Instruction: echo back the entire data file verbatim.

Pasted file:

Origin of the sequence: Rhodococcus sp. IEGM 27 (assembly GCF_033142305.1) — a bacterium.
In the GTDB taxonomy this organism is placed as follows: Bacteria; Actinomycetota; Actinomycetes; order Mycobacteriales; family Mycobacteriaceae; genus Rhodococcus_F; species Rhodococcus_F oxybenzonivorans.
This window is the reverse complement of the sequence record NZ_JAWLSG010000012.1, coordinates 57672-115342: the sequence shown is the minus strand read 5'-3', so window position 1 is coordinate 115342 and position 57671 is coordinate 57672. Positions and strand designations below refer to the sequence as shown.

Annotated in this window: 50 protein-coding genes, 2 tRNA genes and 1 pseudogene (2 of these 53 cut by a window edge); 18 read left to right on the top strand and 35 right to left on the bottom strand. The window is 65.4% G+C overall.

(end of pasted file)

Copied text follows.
Origin of the sequence: Rhodococcus sp. IEGM 27 (assembly GCF_033142305.1) — a bacterium.
In the GTDB taxonomy this organism is placed as follows: Bacteria; Actinomycetota; Actinomycetes; order Mycobacteriales; family Mycobacteriaceae; genus Rhodococcus_F; species Rhodococcus_F oxybenzonivorans.
This window is the reverse complement of the sequence record NZ_JAWLSG010000012.1, coordinates 57672-115342: the sequence shown is the minus strand read 5'-3', so window position 1 is coordinate 115342 and position 57671 is coordinate 57672. Positions and strand designations below refer to the sequence as shown.

Annotated in this window: 50 protein-coding genes, 2 tRNA genes and 1 pseudogene (2 of these 53 cut by a window edge); 18 read left to right on the top strand and 35 right to left on the bottom strand. The window is 65.4% G+C overall.